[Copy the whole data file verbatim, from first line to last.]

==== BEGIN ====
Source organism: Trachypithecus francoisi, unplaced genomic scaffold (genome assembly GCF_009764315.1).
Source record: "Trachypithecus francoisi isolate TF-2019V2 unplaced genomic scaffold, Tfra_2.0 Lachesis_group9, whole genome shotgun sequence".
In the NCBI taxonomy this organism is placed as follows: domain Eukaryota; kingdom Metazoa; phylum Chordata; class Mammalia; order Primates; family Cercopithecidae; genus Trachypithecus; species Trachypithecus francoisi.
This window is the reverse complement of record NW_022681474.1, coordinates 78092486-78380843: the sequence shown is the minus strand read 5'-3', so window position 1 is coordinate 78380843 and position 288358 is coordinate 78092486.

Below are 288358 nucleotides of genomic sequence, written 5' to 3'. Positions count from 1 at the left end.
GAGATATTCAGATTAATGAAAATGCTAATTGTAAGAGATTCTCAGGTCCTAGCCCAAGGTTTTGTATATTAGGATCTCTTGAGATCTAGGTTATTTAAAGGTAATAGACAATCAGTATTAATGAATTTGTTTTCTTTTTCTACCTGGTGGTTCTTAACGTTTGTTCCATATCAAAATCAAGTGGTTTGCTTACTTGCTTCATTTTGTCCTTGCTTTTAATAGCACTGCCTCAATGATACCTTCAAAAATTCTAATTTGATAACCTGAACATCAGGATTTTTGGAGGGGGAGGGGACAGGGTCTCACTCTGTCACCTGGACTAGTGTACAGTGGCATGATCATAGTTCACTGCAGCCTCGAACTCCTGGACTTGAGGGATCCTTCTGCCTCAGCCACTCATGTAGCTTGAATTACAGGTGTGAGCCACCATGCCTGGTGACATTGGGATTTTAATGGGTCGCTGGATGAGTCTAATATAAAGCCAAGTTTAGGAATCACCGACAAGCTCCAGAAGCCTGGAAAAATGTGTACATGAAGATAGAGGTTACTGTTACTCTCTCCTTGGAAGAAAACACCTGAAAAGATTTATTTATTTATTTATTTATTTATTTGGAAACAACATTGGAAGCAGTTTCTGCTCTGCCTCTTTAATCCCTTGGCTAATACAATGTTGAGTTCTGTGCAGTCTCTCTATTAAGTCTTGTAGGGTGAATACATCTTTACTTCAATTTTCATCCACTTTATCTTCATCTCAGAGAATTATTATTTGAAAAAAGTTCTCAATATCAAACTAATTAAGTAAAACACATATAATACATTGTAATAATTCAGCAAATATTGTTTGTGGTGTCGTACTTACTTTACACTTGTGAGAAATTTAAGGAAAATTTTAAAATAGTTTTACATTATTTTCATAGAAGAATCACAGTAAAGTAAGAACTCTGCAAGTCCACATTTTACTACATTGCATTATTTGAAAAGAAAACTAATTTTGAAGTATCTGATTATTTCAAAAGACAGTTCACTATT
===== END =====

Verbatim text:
Source organism: Trachypithecus francoisi, unplaced genomic scaffold (genome assembly GCF_009764315.1).
Source record: "Trachypithecus francoisi isolate TF-2019V2 unplaced genomic scaffold, Tfra_2.0 Lachesis_group9, whole genome shotgun sequence".
In the NCBI taxonomy this organism is placed as follows: domain Eukaryota; kingdom Metazoa; phylum Chordata; class Mammalia; order Primates; family Cercopithecidae; genus Trachypithecus; species Trachypithecus francoisi.
This window is the reverse complement of record NW_022681474.1, coordinates 78092486-78380843: the sequence shown is the minus strand read 5'-3', so window position 1 is coordinate 78380843 and position 288358 is coordinate 78092486.

Below are 288358 nucleotides of genomic sequence, written 5' to 3'. Positions count from 1 at the left end.
GAGATATTCAGATTAATGAAAATGCTAATTGTAAGAGATTCTCAGGTCCTAGCCCAAGGTTTTGTATATTAGGATCTCTTGAGATCTAGGTTATTTAAAGGTAATAGACAATCAGTATTAATGAATTTGTTTTCTTTTTCTACCTGGTGGTTCTTAACGTTTGTTCCATATCAAAATCAAGTGGTTTGCTTACTTGCTTCATTTTGTCCTTGCTTTTAATAGCACTGCCTCAATGATACCTTCAAAAATTCTAATTTGATAACCTGAACATCAGGATTTTTGGAGGGGGAGGGGACAGGGTCTCACTCTGTCACCTGGACTAGTGTACAGTGGCATGATCATAGTTCACTGCAGCCTCGAACTCCTGGACTTGAGGGATCCTTCTGCCTCAGCCACTCATGTAGCTTGAATTACAGGTGTGAGCCACCATGCCTGGTGACATTGGGATTTTAATGGGTCGCTGGATGAGTCTAATATAAAGCCAAGTTTAGGAATCACCGACAAGCTCCAGAAGCCTGGAAAAATGTGTACATGAAGATAGAGGTTACTGTTACTCTCTCCTTGGAAGAAAACACCTGAAAAGATTTATTTATTTATTTATTTATTTATTTGGAAACAACATTGGAAGCAGTTTCTGCTCTGCCTCTTTAATCCCTTGGCTAATACAATGTTGAGTTCTGTGCAGTCTCTCTATTAAGTCTTGTAGGGTGAATACATCTTTACTTCAATTTTCATCCACTTTATCTTCATCTCAGAGAATTATTATTTGAAAAAAGTTCTCAATATCAAACTAATTAAGTAAAACACATATAATACATTGTAATAATTCAGCAAATATTGTTTGTGGTGTCGTACTTACTTTACACTTGTGAGAAATTTAAGGAAAATTTTAAAATAGTTTTACATTATTTTCATAGAAGAATCACAGTAAAGTAAGAACTCTGCAAGTCCACATTTTACTACATTGCATTATTTGAAAAGAAAACTAATTTTGAAGTATCTGATTATTTCAAAAGACAGTTCACTATT